On January 15, 2013, the Center transmitted an email to the parties in both Chinese and English regarding the language of proceedings. The Complainant confirmed its request that English be the language of proceedings on January 18, 2013. The Respondents did not comment on the language of proceedings by the specified due date.
The Center verified that the Complaint together with the amended Complaint satisfied the formal requirements of the Uniform Domain Name Dispute Resolution Policy (the “Policy” or “UDRP”), the Rules for Uniform Domain Name Dispute Resolution Policy (the “Rules”), and the WIPO Supplemental Rules for Uniform Domain Name Dispute Resolution Policy (the “Supplemental Rules”).
In accordance with the Rules, paragraphs 2(a) and 4(a), the Center formally notified the Respondents of the Complaint, and the proceedings commenced on January 21, 2013. In accordance with the Rules, paragraph 5(a), the due date for Response was February 10, 2013. The Respondents did not submit any response. Accordingly, the Center notified the Respondents’ default on February 11, 2013.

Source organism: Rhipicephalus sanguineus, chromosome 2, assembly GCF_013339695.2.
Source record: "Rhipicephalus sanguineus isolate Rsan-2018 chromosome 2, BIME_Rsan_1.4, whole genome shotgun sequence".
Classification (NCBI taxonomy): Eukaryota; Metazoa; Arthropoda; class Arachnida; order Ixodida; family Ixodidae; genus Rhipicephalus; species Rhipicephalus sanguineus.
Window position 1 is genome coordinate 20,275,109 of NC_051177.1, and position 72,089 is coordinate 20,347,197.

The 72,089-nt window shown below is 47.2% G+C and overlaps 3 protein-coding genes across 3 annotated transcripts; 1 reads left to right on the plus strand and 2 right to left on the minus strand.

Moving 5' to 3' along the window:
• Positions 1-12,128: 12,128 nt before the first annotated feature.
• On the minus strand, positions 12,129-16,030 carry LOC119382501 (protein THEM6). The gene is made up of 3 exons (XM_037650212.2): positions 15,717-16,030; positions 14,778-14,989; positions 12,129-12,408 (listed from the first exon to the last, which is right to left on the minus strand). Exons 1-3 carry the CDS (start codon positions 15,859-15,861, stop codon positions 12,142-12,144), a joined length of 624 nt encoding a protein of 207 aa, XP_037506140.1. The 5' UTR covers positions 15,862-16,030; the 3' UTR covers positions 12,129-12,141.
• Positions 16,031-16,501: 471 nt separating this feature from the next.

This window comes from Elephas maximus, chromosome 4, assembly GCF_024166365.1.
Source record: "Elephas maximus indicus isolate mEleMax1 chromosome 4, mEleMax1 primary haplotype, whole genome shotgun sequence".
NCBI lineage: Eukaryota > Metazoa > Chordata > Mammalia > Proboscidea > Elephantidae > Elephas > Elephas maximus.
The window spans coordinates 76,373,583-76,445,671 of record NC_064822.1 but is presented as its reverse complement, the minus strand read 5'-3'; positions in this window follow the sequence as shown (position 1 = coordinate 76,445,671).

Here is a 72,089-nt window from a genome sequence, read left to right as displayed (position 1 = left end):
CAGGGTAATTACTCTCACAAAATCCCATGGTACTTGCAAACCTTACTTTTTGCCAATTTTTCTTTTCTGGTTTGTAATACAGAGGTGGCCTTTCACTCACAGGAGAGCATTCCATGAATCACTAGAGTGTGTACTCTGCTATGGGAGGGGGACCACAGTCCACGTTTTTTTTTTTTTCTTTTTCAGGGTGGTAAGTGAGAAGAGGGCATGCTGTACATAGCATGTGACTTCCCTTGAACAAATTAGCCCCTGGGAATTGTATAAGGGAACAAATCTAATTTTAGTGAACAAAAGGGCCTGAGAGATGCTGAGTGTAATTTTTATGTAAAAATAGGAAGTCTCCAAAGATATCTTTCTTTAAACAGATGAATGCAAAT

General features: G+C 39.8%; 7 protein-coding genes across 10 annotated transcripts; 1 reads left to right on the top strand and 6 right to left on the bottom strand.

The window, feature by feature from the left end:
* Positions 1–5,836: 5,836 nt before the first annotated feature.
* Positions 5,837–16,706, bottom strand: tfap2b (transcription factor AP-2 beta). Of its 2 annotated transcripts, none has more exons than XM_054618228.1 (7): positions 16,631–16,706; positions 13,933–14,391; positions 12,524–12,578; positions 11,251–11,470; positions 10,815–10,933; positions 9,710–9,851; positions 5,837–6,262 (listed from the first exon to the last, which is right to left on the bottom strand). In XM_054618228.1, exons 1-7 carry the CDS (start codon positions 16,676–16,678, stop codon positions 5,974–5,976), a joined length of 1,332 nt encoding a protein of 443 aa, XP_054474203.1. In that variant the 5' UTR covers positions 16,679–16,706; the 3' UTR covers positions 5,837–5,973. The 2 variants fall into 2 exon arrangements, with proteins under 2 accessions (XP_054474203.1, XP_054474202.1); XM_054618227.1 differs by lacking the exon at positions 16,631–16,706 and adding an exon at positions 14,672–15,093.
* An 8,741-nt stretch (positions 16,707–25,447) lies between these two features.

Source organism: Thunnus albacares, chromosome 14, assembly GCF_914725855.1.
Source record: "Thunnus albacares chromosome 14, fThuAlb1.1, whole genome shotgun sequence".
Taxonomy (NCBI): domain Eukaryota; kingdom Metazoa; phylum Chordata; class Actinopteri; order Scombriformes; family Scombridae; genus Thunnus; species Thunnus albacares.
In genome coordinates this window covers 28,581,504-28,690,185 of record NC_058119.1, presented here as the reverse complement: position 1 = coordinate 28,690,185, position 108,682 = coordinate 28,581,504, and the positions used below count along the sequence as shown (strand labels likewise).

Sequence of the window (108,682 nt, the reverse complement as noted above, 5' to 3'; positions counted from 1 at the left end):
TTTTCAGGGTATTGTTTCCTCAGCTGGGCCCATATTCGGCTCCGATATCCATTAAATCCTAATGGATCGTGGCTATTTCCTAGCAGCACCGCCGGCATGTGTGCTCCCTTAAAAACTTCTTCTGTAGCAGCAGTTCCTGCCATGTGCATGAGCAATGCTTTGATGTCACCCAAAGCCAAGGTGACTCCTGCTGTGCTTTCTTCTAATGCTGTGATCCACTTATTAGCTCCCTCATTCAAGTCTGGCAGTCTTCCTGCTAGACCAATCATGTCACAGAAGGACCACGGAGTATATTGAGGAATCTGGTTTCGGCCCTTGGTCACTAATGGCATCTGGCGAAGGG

The Center appointed Colin Yee Cheng Ong as the sole panelist in this matter on February 22, 2013. The Panel finds that it was properly constituted. The Panel has submitted the Statement of Acceptance and Declaration of Impartiality and Independence, as required by the Center to ensure compliance with the Rules, paragraph 7.
It has been necessary to this Panel to extend the period for issuing a decision in this case to the date indicated under paragraph 7 below.
4. Factual Background